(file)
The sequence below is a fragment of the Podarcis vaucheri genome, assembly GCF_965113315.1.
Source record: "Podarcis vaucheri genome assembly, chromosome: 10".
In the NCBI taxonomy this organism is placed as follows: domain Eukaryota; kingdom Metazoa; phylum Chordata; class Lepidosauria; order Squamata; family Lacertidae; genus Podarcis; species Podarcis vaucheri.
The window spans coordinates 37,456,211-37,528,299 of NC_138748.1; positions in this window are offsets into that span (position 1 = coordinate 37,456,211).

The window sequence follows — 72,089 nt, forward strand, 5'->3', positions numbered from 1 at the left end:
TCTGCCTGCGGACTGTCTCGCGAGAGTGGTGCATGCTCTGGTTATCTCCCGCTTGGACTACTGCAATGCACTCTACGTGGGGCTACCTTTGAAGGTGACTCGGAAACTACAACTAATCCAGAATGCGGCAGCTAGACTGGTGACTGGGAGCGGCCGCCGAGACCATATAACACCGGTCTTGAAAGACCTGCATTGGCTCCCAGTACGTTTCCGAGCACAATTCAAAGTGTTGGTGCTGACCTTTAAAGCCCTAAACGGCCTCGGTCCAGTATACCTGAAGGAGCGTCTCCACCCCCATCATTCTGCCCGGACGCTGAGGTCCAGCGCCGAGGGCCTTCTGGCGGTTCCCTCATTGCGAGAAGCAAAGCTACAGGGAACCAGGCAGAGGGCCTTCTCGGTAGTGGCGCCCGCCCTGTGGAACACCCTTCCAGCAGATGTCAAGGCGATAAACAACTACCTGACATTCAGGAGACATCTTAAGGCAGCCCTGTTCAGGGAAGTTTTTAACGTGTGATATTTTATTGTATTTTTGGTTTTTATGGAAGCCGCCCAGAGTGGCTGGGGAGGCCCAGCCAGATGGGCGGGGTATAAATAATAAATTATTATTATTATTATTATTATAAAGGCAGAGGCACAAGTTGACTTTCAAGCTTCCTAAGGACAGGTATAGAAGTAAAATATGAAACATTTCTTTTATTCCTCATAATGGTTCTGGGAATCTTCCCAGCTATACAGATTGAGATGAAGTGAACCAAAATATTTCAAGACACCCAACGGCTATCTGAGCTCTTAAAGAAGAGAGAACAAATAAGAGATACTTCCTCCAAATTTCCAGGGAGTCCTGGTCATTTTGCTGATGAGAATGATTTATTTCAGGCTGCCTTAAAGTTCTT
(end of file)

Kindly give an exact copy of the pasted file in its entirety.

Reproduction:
The sequence below is a fragment of the Podarcis vaucheri genome, assembly GCF_965113315.1.
Source record: "Podarcis vaucheri genome assembly, chromosome: 10".
In the NCBI taxonomy this organism is placed as follows: domain Eukaryota; kingdom Metazoa; phylum Chordata; class Lepidosauria; order Squamata; family Lacertidae; genus Podarcis; species Podarcis vaucheri.
The window spans coordinates 37,456,211-37,528,299 of NC_138748.1; positions in this window are offsets into that span (position 1 = coordinate 37,456,211).

The window sequence follows — 72,089 nt, forward strand, 5'->3', positions numbered from 1 at the left end:
TCTGCCTGCGGACTGTCTCGCGAGAGTGGTGCATGCTCTGGTTATCTCCCGCTTGGACTACTGCAATGCACTCTACGTGGGGCTACCTTTGAAGGTGACTCGGAAACTACAACTAATCCAGAATGCGGCAGCTAGACTGGTGACTGGGAGCGGCCGCCGAGACCATATAACACCGGTCTTGAAAGACCTGCATTGGCTCCCAGTACGTTTCCGAGCACAATTCAAAGTGTTGGTGCTGACCTTTAAAGCCCTAAACGGCCTCGGTCCAGTATACCTGAAGGAGCGTCTCCACCCCCATCATTCTGCCCGGACGCTGAGGTCCAGCGCCGAGGGCCTTCTGGCGGTTCCCTCATTGCGAGAAGCAAAGCTACAGGGAACCAGGCAGAGGGCCTTCTCGGTAGTGGCGCCCGCCCTGTGGAACACCCTTCCAGCAGATGTCAAGGCGATAAACAACTACCTGACATTCAGGAGACATCTTAAGGCAGCCCTGTTCAGGGAAGTTTTTAACGTGTGATATTTTATTGTATTTTTGGTTTTTATGGAAGCCGCCCAGAGTGGCTGGGGAGGCCCAGCCAGATGGGCGGGGTATAAATAATAAATTATTATTATTATTATTATTATAAAGGCAGAGGCACAAGTTGACTTTCAAGCTTCCTAAGGACAGGTATAGAAGTAAAATATGAAACATTTCTTTTATTCCTCATAATGGTTCTGGGAATCTTCCCAGCTATACAGATTGAGATGAAGTGAACCAAAATATTTCAAGACACCCAACGGCTATCTGAGCTCTTAAAGAAGAGAGAACAAATAAGAGATACTTCCTCCAAATTTCCAGGGAGTCCTGGTCATTTTGCTGATGAGAATGATTTATTTCAGGCTGCCTTAAAGTTCTT